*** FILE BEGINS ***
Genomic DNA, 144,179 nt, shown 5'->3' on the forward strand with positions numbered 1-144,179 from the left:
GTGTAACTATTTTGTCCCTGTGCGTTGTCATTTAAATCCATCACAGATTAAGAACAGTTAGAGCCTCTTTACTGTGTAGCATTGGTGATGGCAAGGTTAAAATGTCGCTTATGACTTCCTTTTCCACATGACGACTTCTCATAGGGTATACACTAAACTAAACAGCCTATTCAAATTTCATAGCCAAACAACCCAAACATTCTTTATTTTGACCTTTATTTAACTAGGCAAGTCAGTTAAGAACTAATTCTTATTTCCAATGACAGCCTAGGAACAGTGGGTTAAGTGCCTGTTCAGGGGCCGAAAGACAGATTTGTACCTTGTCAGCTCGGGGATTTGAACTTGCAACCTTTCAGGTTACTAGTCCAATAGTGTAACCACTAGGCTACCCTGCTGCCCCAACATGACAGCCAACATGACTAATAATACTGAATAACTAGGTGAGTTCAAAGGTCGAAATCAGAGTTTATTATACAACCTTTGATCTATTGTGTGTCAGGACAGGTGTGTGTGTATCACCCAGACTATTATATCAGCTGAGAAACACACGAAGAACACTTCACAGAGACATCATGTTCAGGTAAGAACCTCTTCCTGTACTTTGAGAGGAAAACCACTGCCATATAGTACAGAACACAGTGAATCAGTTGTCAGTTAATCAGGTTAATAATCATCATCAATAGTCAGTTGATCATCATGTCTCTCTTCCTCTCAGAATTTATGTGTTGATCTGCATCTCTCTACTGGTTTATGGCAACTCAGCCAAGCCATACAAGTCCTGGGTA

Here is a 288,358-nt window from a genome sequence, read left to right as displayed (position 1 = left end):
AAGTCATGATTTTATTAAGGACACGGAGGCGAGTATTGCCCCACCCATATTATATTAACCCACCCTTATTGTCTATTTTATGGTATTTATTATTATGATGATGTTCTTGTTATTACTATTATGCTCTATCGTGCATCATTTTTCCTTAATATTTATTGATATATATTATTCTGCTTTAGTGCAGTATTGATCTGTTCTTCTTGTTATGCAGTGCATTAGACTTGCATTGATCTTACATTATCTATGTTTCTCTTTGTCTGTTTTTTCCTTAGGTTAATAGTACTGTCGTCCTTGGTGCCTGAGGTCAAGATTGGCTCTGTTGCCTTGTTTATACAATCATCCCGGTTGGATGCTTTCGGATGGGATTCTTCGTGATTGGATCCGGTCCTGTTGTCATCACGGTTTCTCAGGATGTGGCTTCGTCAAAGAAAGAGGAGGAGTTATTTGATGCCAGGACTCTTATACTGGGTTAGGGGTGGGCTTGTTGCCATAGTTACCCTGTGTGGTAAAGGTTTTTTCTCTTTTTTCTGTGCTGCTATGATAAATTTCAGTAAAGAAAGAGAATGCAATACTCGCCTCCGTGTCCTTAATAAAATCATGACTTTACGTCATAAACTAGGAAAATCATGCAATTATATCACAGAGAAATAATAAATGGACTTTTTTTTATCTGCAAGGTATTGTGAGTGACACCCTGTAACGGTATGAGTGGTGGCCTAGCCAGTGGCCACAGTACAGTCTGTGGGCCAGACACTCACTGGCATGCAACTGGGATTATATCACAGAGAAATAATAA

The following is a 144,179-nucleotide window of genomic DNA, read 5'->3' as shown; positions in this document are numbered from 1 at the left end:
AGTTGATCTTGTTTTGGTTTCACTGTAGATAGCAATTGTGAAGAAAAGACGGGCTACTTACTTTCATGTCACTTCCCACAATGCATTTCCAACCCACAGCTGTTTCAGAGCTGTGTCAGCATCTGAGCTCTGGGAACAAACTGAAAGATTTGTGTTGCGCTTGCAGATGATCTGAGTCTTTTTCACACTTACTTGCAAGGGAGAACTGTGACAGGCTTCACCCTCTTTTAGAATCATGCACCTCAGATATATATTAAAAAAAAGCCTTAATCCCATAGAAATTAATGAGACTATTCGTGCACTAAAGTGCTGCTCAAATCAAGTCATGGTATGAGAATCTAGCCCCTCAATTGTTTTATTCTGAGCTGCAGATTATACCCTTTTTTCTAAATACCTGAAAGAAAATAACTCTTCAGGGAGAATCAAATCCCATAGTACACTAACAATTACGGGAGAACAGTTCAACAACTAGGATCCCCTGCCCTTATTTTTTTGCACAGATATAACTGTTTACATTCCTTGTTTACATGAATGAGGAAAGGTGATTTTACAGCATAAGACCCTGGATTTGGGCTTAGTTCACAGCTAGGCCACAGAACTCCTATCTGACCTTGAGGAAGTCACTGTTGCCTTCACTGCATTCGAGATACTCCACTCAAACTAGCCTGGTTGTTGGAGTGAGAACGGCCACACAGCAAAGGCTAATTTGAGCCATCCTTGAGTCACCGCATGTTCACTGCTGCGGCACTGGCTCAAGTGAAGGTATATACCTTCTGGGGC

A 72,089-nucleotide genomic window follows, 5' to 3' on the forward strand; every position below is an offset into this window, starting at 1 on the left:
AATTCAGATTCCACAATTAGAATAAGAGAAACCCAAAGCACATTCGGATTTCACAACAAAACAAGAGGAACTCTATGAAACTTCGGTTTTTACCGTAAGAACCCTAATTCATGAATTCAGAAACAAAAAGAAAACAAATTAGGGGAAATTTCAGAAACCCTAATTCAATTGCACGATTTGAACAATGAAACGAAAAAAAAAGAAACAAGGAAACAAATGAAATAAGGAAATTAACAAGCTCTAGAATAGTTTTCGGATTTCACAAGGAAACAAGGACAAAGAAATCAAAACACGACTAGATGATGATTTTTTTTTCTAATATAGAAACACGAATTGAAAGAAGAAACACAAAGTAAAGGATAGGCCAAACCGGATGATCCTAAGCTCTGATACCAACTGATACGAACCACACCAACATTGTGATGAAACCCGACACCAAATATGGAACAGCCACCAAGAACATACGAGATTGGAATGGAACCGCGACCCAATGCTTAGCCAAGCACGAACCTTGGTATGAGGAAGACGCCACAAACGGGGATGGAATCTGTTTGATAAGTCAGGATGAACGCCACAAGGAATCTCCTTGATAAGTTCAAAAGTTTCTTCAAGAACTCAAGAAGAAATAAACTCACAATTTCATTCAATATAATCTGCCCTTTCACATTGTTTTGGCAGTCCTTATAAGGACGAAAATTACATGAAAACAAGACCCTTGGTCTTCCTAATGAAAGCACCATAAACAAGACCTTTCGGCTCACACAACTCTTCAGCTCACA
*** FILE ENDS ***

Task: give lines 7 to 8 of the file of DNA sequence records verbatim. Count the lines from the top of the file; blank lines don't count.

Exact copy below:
A 72,089-nucleotide genomic window follows, 5' to 3' on the forward strand; every position below is an offset into this window, starting at 1 on the left:
AATTCAGATTCCACAATTAGAATAAGAGAAACCCAAAGCACATTCGGATTTCACAACAAAACAAGAGGAACTCTATGAAACTTCGGTTTTTACCGTAAGAACCCTAATTCATGAATTCAGAAACAAAAAGAAAACAAATTAGGGGAAATTTCAGAAACCCTAATTCAATTGCACGATTTGAACAATGAAACGAAAAAAAAAGAAACAAGGAAACAAATGAAATAAGGAAATTAACAAGCTCTAGAATAGTTTTCGGATTTCACAAGGAAACAAGGACAAAGAAATCAAAACACGACTAGATGATGATTTTTTTTTCTAATATAGAAACACGAATTGAAAGAAGAAACACAAAGTAAAGGATAGGCCAAACCGGATGATCCTAAGCTCTGATACCAACTGATACGAACCACACCAACATTGTGATGAAACCCGACACCAAATATGGAACAGCCACCAAGAACATACGAGATTGGAATGGAACCGCGACCCAATGCTTAGCCAAGCACGAACCTTGGTATGAGGAAGACGCCACAAACGGGGATGGAATCTGTTTGATAAGTCAGGATGAACGCCACAAGGAATCTCCTTGATAAGTTCAAAAGTTTCTTCAAGAACTCAAGAAGAAATAAACTCACAATTTCATTCAATATAATCTGCCCTTTCACATTGTTTTGGCAGTCCTTATAAGGACGAAAATTACATGAAAACAAGACCCTTGGTCTTCCTAATGAAAGCACCATAAACAAGACCTTTCGGCTCACACAACTCTTCAGCTCACA